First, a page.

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Introduction to LGBTQ Literature

Semester: 

Spring

Offered: 

2021

This seminar looks at the expanding range of genres, forms and strategies pursued by modern and contemporary authors who want to represent LGBTQ+- lives, communities, bodies and selves; poems and performances, novels and stories, YA (young adult) fiction and science fiction, memoirs and graphic novels, will all be  represented, along with a light frame of what's usually called queer theory and some points of comparison, or contrast, from earlier centuries. Bechdel, Audre Lorde, O'Hara, Whitman, Walden, and many others.... Read more about Introduction to LGBTQ Literature

Queer Fictions

Semester: 

Spring

Offered: 

2021

A survey of modern and contemporary queer writing from twentieth- and twenty-first-century French literature. We will read writers such as Jean Genet, Hervé Guibert, Édouard Louis, Mireille Best, Violette Leduc, Monique Wittig, Anne Garréta.... Read more about Queer Fictions

A Voice of One's Own: Creative Writing in Women, Gender, and Sexuality

Semester: 

Spring

Offered: 

2021

How does one balance the demands of "politics" with the subtleties of "artistry?"  In this course, we’ll write and analyze short stories, paying close attention to key writing concepts such as characterization, voice, point of view, dialogue, and setting, while also investigating thematic issues related to women, gender, and sexuality studies.... Read more about A Voice of One's Own: Creative Writing in Women, Gender, and Sexuality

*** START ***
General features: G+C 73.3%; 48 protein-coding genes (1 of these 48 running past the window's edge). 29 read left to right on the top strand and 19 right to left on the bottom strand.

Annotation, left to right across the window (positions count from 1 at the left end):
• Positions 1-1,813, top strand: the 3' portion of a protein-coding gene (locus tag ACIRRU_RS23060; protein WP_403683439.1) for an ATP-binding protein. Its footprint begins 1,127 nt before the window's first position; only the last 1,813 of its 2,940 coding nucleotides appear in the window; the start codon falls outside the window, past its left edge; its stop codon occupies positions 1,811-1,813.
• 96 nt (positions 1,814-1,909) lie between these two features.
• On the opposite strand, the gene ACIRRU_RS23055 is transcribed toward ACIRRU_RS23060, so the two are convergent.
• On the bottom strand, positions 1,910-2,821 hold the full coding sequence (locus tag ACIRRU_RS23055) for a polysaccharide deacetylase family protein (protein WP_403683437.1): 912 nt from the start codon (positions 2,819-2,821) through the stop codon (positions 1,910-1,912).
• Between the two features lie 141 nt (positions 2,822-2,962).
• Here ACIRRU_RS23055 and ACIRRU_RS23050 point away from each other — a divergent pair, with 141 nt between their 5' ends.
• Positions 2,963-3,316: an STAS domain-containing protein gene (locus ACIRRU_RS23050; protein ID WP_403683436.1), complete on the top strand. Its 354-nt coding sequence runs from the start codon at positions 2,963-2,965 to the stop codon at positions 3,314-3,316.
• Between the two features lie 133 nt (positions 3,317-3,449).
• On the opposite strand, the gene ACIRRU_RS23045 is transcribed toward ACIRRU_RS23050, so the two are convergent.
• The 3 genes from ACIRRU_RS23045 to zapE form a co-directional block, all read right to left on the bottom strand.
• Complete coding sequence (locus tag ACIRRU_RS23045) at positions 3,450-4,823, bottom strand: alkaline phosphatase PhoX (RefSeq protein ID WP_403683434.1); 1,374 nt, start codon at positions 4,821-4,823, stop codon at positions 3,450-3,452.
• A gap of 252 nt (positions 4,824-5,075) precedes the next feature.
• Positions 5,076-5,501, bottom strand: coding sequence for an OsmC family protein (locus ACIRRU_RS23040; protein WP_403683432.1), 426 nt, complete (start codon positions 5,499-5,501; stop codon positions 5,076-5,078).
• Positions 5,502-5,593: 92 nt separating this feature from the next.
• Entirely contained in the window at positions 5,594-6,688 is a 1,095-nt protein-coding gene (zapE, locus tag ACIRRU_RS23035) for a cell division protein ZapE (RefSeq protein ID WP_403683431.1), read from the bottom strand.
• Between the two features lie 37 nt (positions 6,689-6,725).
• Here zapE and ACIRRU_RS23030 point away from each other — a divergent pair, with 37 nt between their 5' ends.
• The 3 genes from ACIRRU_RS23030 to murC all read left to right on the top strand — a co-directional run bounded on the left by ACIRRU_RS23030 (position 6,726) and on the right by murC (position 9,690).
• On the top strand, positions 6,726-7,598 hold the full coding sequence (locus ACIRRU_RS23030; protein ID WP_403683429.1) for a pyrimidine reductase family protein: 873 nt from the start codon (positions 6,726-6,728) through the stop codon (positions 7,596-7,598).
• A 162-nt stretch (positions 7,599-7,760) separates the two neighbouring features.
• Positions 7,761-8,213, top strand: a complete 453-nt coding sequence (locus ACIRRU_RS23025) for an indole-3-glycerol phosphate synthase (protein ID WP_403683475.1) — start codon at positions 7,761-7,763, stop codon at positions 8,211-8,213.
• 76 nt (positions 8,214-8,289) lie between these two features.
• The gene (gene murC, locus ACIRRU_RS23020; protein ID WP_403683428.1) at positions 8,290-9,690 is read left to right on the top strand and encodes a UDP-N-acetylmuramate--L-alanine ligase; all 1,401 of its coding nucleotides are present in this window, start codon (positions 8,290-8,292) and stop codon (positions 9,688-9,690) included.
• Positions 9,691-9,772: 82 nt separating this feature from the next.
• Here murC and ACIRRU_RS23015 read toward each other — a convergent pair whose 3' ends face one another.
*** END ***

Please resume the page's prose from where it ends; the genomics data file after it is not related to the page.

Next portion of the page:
Sounding Identity

Semester: 

Spring

Offered: 

2021

This interdisciplinary seminar addresses multiple histories of politics and aesthetics within the context of sound and music technologies as mediators of intersectional identity. Creative practice will serve as a method of critical inquiry into race, class, dis/ability, gender identity, and sexual orientation in concert, recordings, and other outputs.... Read more about Sounding Identity

Women as Photographers in Weimar Germany and in Exile

Semester: 

Spring

Offered: 

2021

An extraordinary number of women trained to become photographers in Weimar Germany (1919-1933). Their presence and practices dramatically altered the conditions of visual culture in a country that had never achieved the levels of French modernism, for example, neither in terms of its aesthetic complexity nor in terms of its contributions to nation state identity.... Read more about Women as Photographers in Weimar Germany and in Exile